Flotilla of U.S. Crude Heads to Asia as OPEC Weighs Extending Cuts
HOUSTON/NEW YORK, May 17 (Reuters) - Oil tankers carrying around 10 million barrels of U.S. crude are en route to Asia, according to shipping data and trade sources, as U.S. producers take advantage of favorable prices to ship to the region while OPEC ponders further supply cuts next week.
At least eight tankers are in transit, sources said and the shipping data in Thomson Reuters Eikon showed, with one of them carrying the first ever cargo of Southern Green Canyon crude purchased by Japanese refiner Cosmo Energy. Another contains the first Alaskan North Slope cargo to arrive in Asia in eight months.
OPEC members meet next week to discuss extending a global supply cut, but the possibility of U.S. supply eating into their market share will be a challenge. While member countries have largely restrained their supply, they have remained intensely focused on keeping market share with Asian refiners. But relatively cheap U.S. crude has buoyed exports to Asia.
Traders expect that May U.S. crude exports could reach around 1 million barrels per day, with a sizable portion of that going to Asia. Last week, U.S. crude exports touched 1.09 million bpd, the third highest on record, according to U.S. government data. If numbers remain elevated, they could surpass the record 1.2 million bpd seen in February.
"We expect that momentum to continue when (Dakota Access Pipeline) opens and as more Permian production hits Corpus Christi docks," said Sandy Fielden, director of oil and products research at Morningstar, of the exports.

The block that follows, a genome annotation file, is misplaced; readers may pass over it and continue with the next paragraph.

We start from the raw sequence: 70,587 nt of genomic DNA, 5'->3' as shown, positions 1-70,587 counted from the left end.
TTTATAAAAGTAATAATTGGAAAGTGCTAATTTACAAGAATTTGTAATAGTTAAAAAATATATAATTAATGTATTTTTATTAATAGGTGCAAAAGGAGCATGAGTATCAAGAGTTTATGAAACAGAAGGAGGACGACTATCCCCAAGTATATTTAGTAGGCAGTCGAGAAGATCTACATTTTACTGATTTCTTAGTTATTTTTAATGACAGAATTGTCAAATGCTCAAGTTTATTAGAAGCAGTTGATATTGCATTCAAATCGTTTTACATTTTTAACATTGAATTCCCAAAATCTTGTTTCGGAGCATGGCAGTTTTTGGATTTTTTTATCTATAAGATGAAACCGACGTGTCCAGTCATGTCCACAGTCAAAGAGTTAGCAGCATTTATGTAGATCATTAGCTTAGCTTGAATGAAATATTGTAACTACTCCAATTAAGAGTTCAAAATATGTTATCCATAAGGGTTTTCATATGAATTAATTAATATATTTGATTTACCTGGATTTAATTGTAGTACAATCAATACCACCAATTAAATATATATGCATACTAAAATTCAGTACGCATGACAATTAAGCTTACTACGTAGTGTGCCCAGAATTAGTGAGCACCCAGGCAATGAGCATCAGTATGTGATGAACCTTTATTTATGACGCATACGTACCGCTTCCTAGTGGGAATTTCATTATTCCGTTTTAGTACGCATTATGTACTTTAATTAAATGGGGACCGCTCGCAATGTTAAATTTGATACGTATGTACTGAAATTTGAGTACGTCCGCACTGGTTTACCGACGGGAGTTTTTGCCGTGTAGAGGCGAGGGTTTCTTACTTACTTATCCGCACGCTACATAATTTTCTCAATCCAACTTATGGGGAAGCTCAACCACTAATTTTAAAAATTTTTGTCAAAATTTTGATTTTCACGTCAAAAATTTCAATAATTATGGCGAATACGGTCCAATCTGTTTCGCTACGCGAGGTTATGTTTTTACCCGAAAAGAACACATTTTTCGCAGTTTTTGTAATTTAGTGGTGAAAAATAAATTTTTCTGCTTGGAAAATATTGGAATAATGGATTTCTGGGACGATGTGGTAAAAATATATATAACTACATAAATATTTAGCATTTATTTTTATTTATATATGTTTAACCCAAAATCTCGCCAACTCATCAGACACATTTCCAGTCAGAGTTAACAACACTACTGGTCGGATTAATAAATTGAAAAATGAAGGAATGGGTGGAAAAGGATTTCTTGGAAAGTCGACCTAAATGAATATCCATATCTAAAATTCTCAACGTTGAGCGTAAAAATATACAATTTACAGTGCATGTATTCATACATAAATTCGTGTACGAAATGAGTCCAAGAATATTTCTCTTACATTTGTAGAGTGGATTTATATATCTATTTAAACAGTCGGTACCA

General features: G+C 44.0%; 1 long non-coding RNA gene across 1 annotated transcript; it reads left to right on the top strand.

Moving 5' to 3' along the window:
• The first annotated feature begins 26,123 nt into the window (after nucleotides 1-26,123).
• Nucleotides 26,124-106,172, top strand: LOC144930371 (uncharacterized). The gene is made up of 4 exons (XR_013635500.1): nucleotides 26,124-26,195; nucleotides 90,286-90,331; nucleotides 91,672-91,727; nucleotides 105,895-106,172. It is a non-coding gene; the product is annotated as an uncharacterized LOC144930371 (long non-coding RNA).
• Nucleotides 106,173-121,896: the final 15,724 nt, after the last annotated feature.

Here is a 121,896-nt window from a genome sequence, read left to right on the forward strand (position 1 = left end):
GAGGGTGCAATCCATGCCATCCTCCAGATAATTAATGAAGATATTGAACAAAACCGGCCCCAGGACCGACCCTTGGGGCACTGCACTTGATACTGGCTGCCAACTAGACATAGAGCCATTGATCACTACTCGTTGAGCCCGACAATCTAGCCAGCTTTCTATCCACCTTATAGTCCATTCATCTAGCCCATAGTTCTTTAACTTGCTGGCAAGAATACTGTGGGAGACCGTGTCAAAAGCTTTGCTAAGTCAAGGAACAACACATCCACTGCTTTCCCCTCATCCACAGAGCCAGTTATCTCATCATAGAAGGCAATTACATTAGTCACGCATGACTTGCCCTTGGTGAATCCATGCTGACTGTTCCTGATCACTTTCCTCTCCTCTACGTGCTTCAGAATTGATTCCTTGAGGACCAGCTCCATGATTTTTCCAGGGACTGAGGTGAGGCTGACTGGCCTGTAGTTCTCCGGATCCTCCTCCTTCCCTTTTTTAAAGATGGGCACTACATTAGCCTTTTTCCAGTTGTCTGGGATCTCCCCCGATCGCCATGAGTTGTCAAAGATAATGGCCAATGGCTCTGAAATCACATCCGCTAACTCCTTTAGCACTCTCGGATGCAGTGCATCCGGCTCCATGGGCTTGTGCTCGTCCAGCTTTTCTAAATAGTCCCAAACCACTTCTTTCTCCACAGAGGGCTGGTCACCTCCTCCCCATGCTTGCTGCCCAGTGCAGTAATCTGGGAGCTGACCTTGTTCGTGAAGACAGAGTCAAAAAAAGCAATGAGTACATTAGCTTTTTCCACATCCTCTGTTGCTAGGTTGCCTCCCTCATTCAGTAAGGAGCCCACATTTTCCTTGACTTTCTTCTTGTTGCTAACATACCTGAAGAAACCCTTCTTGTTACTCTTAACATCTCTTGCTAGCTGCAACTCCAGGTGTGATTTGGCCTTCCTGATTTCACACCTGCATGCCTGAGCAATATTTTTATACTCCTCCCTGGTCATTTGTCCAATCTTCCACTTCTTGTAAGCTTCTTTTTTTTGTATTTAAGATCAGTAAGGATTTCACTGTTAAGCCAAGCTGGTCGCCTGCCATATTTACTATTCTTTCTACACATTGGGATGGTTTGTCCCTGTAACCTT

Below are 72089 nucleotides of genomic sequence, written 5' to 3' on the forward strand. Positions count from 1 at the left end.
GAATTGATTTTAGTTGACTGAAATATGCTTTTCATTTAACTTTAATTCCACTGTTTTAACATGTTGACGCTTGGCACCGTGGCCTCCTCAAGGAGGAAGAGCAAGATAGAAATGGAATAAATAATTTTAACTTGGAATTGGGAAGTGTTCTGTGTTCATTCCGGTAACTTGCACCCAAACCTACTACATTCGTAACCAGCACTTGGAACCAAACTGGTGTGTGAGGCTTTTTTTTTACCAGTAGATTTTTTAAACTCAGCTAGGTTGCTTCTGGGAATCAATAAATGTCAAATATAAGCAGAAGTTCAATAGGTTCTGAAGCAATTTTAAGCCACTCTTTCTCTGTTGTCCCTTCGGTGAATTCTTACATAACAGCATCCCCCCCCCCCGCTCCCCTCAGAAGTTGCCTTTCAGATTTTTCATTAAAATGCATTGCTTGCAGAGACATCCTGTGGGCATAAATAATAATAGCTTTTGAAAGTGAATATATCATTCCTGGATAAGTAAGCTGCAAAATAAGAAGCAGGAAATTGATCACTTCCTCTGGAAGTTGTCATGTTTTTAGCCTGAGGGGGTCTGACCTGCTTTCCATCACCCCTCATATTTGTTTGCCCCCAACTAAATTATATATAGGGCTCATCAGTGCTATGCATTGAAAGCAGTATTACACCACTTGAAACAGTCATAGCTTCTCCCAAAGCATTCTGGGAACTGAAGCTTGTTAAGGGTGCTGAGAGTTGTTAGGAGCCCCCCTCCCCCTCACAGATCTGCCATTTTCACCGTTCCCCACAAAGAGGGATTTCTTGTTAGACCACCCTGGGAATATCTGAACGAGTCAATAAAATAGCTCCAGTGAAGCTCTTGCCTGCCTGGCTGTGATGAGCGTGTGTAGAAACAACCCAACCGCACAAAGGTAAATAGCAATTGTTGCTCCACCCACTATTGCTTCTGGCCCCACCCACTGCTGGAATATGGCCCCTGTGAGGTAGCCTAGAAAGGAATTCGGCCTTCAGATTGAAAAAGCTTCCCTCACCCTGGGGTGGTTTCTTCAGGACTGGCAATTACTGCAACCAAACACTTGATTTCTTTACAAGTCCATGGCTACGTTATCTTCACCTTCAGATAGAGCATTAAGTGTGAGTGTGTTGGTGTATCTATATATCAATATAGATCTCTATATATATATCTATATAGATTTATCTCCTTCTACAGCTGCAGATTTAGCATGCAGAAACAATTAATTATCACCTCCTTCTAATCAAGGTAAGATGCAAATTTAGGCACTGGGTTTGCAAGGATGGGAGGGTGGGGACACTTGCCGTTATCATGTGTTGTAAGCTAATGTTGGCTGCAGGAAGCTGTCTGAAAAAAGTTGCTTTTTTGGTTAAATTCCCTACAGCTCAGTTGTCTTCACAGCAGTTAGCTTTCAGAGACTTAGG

U.S. oil production has risen by 10 percent to 9.3 million bpd since mid-2016, according to the Energy Information Administration.
Increasing traffic to Asia is possible because of a widening premium for Brent over U.S. crude, which touched a six-week high on Wednesday <WTCLc1-LCOc1>.
"Early May spot prices showed both Brent and Dubai trading at around a $3 per barrel premium to Brent and WTI Cushing, which is an open window," said Fielden.
Meanwhile, prompt Brent crude's premium to Dubai, also called the exchange of futures for swap <DUB-EFS-1M>, narrowed to below $1 a barrel last month, hitting 46 cents a barrel on April 27, its tightest since 2010.
That spread has been tightening since OPEC agreed to production cuts in November, making U.S. cargoes more competitive. An extension to OPEC cuts may further benefit U.S. producers and exporters.
The Sydney Spirit, a Bahamas-flagged Suezmax tanker chartered by P66, is delivering Alaskan North Slope (ANS) crude to Asia, according to two sources and Reuters vessel tracking data. Half of the crude onboard the vessel is unsold, one of the sources said.
Vessel tracking data available via the Eikon system lists the ship as "for orders," which indicates there may not be a buyer for at least some of the crude. The ship is currently on its way to Asia.
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